PVC – A Brief Look at Some Environmental Issues

12 December 2013

The latest research findings and current understanding of the health and environmental
effects of phthalates clearly show that they do not pose a risk to human health or the

It is now scientifically accepted that the carcinogenic effects produced by phthalates in rodents are species specific and of little relevance to humans. The environmental impact of phthalates is considered to be low due to their ready biodegradability and low toxicity. Plasticisers in general and phthalates in particular are currently the subject of considerable media, legislative and scientific debate. This is not new. Concerns regarding plasticisers have been raised on a variety of topics at regular intervals ever since the early 1980’s. These have included carcinogenicity, environmental effects, estrogen mimicking, phthalates in toys, and most recently exposure via medical devices. However, any fears have repeatedly been shown to be unfounded. Plasticised PVC has been used for more than 50 years without a single known case of it having caused any ill‐ health and the environmental effects of phthalates are known to be minimal. Academia and industry have continually worked together to address the concerns and conduct necessary research. Indeed there is more known today about phthalates than almost any other chemicals. Unfortunately, politics play an increasingly important part in any debate relating to chemicals but, in the majority of cases, a scientific approach to the concerns has been adopted by the authorities. Indeed, it is as a consequence of the large amount of scientific research that has been carried out and also because flexible PVC makes such a valuable contribution to modern life that plasticiser usage continues to grow.

Plasticised PVC has been used for more than 50 years without a single known case of it having caused any ill‐ health

European Union risk assessments, conducted under the Existing Substances Regulation (793/93/European Economic Community), have now been published for three of the five main phthalate plasticisers (DINP, DIDP and DBP) and those for the two others (DEHP and BBP) are almost complete. For DINP, DIDP and DBP there are no risks identified for any application in which they are used. In the case of the risk assessments still being finalised it has already been agreed that the general population is not at risk from the use from either plasticiser.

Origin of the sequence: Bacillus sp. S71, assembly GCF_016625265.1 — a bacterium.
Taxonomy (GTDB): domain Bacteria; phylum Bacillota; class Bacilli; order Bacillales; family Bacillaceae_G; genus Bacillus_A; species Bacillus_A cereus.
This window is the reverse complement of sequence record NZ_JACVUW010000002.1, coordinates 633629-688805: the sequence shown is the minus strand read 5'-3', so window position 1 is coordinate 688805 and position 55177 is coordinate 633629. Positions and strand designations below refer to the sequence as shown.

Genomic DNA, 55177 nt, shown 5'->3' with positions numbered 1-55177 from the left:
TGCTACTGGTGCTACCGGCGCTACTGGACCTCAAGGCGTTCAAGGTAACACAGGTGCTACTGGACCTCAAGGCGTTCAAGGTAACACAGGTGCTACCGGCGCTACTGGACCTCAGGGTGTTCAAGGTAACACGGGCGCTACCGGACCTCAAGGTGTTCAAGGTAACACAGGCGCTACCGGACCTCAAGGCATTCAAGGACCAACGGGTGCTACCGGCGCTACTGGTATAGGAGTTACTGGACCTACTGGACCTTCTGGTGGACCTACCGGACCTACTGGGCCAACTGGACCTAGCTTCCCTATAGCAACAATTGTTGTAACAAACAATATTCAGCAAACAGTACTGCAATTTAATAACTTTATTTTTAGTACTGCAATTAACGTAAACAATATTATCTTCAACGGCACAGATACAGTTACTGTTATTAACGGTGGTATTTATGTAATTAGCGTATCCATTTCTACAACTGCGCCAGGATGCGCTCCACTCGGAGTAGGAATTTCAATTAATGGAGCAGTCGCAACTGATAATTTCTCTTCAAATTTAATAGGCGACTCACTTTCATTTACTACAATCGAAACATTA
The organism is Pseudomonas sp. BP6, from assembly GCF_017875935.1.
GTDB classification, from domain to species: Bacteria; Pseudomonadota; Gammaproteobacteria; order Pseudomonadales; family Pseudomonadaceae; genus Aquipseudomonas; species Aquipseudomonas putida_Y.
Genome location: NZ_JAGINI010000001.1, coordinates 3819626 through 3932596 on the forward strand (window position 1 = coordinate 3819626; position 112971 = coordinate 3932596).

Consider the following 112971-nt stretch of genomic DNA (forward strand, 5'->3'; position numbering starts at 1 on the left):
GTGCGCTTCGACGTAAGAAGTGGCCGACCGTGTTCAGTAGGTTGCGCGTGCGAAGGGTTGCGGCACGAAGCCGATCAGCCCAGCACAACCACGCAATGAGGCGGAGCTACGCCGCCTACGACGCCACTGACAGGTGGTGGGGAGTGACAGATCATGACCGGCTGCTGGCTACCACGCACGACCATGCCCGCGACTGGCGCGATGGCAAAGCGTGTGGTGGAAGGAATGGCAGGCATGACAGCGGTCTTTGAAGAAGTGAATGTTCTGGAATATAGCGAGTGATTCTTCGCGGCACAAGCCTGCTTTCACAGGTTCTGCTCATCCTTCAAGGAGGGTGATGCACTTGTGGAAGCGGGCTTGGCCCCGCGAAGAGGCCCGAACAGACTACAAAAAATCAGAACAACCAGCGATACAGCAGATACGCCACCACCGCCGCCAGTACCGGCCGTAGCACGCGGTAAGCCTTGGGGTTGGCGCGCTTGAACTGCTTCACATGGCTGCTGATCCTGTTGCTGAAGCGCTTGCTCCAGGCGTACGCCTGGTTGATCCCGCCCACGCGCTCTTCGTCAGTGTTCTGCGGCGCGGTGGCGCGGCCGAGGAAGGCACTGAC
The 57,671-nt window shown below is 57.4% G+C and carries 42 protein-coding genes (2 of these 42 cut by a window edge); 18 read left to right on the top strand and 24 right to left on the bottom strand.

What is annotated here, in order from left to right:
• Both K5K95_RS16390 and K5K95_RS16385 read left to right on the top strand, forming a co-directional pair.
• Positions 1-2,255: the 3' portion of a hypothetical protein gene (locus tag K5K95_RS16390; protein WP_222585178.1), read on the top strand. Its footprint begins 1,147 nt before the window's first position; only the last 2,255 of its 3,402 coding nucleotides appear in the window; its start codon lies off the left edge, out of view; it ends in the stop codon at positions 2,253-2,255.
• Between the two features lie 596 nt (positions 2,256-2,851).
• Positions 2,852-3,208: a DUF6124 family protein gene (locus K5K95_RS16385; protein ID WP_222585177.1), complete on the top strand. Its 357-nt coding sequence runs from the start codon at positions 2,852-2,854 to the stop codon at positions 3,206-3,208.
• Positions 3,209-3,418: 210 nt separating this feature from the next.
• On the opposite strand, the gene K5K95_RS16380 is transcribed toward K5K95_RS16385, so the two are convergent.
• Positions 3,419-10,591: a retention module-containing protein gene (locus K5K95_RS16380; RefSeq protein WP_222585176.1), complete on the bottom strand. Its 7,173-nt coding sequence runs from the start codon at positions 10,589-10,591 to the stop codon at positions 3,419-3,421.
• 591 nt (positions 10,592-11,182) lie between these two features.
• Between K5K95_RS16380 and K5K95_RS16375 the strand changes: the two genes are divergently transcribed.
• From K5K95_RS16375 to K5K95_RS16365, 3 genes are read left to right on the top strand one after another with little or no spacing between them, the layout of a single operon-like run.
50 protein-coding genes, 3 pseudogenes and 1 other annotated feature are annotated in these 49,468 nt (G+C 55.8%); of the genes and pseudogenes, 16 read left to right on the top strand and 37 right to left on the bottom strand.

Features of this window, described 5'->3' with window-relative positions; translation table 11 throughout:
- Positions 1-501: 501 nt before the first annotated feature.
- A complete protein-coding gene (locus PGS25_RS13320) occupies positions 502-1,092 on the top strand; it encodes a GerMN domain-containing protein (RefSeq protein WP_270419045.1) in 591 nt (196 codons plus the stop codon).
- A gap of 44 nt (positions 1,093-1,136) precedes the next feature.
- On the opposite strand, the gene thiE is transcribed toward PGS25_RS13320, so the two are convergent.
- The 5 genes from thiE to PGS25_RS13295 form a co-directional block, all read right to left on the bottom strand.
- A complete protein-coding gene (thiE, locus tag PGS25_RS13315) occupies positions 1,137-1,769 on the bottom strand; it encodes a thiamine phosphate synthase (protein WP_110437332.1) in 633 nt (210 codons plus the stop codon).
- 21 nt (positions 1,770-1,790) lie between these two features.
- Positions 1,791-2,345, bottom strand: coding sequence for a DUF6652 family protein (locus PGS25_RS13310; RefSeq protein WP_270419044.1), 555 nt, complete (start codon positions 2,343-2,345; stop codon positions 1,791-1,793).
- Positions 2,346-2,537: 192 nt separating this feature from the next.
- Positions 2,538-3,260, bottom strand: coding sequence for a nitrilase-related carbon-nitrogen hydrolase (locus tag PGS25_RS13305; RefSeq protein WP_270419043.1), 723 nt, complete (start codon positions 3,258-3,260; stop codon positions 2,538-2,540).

Frequently Asked Questions

What are phthalates and what are they used for?

Phthalates are a group of colourless, odourless liquids which are used as ‘plasticisers’. They are produced by the simple reaction of alcohols with phthalic anhydride and the elimination of water. Both alcohols and phthalic anhydride are well known substances which have been in use for a long time and which are derived from petroleum. Phthalates have very low volatility, do not readily dissolve in water and are not persistent in the environment. Their principal use is to soften the popular plastic, polyvinyl chloride (PVC). Plasticised PVC is used in a wide range of applications such as medical tubing and bloodbags, footwear, stationery goods, flooring and wall‐coverings, electrical cable insulation, clothing and toys.


Is it true that phthalates cause cancer?

No phthalates are classified as human carcinogens by the World Health Organisation (WHO) and there is no evidence to suggest that phthalates can cause cancer in human beings.   Since 1980 a large number of investigations have shown that feeding high levels (many thousand times greater than foreseeable exposure) of phthalates and other chemicals to rodents over their lifetime causes a large increase in microbodies in the liver called peroxisomes. This ‘peroxisome proliferation’ leads to the formation of liver tumours. However, when these chemicals are given to non‐rodent species such as marmosets and monkeys (primates considered to be metabolically closer to humans), such peroxisome proliferation and liver damage is not seen.    It is now generally accepted that phthalates are one of a number of substances which can cause liver tumors in rodents by a mechanism which does not occur in humans.    On the basis of these differences in species response, it was concluded some years ago that phthalates do not pose a significant health hazard to people. This scientific view was adopted by a European Commission decision of 25 July 1990 which states that DEHP shall not be classified or labeled as a carcinogenic or irritant substance. The correctness of this decision has recently been reaffirmed by two comprehensive reviews. In February 2000, the International Agency for Research on Cancer (IARC) ‐ which is part of the World Health Organisation (WHO) ‐ re‐classified the phthalate plasticiser DEHP as “not classifiable as to carcinogenicity to humans.” Some years earlier it had been classified as “possibly carcinogenic to humans” based on rodent students


Aren’t harmful dioxins emitted when PVC is incinerated?

Any waste containing chlorine, including wood and food residues has the potential to produce dioxins when incinerated.



European Council for Plasticiers & Intermediates http://www.plasticisers.org/

PVC.org http://www.pvc.org/en/faqs/9/37